## H818 Activity 3.2

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Edited by Jonathan Vernon, Thursday, 27 Feb 2014, 16:08

INCLUSION

Inclusion/Case Study : John, an engineering Postgrad PhD student with Cerberal Palsy

Inclusion/Multimedia Demo: Xerte

http://youtu.be/LFYLeT9q8tk

Loads of ideas in VanGundy's book: VanGundy, A.B. (1988) Techniques of Structured Problem Solving, 2nd ed, Van Norstrand Reinhold. Techniques 4.01, 4.06, 4.57

INNOVATION

Innovation/Paper: Spaced-Ed, now QStream. A platform initially designed to support junior doctors as they revised for formal knowledge assessments. Paper (Paper available in OU Library)

Innovation/demo: QStream 90 day trial

Innovation/Workshop: Creative Problem Solving

TAGS: cerebral palsy, accessibility, junior doctors, harvard, qstream, spaced-ed, structured problem solving, van gundy, xerte, multimedia, inclusion, case study, engineering, phd, innovation, youtube,

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## Another First and once again gobsmacked - by the OU interface and the performance of the iPhone

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Edited by Jonathan Vernon, Wednesday, 7 Sep 2011, 11:16

My first smartphone is an iPhone.

As I am writing about mobile learning for an EMA I needed one didn't I ? In any case it's my birthday in three weeks time. Without the kit to test it for yourself you remain a second hand learner.

I am gobsmacked at how dinky it all is after the iPad.

Some Apps work even better in miniature, for example the spaced learning aide-memoir site Spaced-Ed saw me signing up for further micro-courses.

I am into Linkedin, Wordpress and Twitter too; each of these offers a simplified variation of its larger sibling.

This tiny keyboard defies its ability to type at all defies logic, I feel as if I am trying to play a harp wearing gardening gloves.

In relation to where else I can take all that this device offers my immediate thought was confined to a coffin, or under the bed if you'd prefer or perhaps on a bunk in a small yacht.

Unlike the iPad I am could take this for a run or under-dressed spring skiing.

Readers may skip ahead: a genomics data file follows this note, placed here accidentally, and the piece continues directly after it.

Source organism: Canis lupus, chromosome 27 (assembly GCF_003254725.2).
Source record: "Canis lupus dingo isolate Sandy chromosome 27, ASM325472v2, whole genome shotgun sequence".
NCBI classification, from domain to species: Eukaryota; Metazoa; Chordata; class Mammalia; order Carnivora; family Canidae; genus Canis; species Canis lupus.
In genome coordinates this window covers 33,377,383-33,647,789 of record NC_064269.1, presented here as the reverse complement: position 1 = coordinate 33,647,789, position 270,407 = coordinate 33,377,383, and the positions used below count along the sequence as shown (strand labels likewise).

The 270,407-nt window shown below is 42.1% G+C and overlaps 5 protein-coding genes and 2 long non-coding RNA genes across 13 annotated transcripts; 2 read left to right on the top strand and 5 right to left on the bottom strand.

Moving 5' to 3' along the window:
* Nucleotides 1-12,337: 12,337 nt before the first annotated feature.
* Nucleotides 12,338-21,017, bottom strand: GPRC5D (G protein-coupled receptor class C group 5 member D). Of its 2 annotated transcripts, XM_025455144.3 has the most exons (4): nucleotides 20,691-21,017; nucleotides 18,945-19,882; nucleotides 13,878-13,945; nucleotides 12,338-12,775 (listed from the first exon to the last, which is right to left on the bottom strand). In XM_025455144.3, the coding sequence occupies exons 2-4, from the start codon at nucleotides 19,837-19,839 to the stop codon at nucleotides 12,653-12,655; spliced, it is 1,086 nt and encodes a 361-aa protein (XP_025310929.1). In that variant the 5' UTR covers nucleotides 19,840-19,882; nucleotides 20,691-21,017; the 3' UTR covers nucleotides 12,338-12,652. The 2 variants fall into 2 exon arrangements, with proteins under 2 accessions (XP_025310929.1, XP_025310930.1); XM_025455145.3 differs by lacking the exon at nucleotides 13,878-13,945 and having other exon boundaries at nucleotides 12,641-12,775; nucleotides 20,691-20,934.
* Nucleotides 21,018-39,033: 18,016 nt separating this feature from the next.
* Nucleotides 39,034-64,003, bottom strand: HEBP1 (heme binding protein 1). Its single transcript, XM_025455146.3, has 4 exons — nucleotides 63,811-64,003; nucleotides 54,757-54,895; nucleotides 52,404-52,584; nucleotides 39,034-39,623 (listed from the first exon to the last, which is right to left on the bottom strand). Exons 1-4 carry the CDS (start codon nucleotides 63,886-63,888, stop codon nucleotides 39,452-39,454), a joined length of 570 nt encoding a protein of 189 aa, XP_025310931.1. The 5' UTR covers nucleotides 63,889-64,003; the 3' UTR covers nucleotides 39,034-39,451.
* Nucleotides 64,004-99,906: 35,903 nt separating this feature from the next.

Getting all my Kindle books here with the reader could allow me to cycle the South Downs while listening to a book, not that the Kindle is so hard to have in a jacket pocket.

Much more to discover; my 45 words per minute typing down to 60 characters a minute may render my stream of consciousness less steam and more substance.

On Verra

P.S. I need them for nothing else but had to resort to reading glasses; I dare say there will be yet smaller devices such as a voice-activated iBadge?

P.P.S. No spellchecker and it irritates me that its is automatically miscorrected to it's.

P.P.S. 12 hours later I find myself at a desk with a large screen editing this (spacing mostly), the iPad on my knees like a figure from a book I have reviewed her ... but the figure is an image in Picasa Web. I started on the iPhone (using it as an iTouch at the moment, wifi only) running through 8 items: colleague blog update, Linkedin Group updates, shared doc on Social Media 'Must do' list with links, and while the kettle boiled a few stabs at basic French from an App which I'll ditch as it is too basic and the next step requires payment).

ON REFLECTION

Not only managing the distractions, but the ease at which the Apps can extract payment through the likes of iTunes.

iTunes U is another matter -free learning, on the go wherever you go (and even when you need to go).

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## H800: 32 Wk5 Activity 1 Metaphor and Symbols in Learning

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Edited by Jonathan Vernon, Tuesday, 8 Mar 2011, 20:15

My first take on Saloman (1997) 'Of mind and media', ran to 3,800 words, my second take is still 2,800 ... (See below, it's my previous blog entry).

Now that I've devoured the text I'll consider the questions.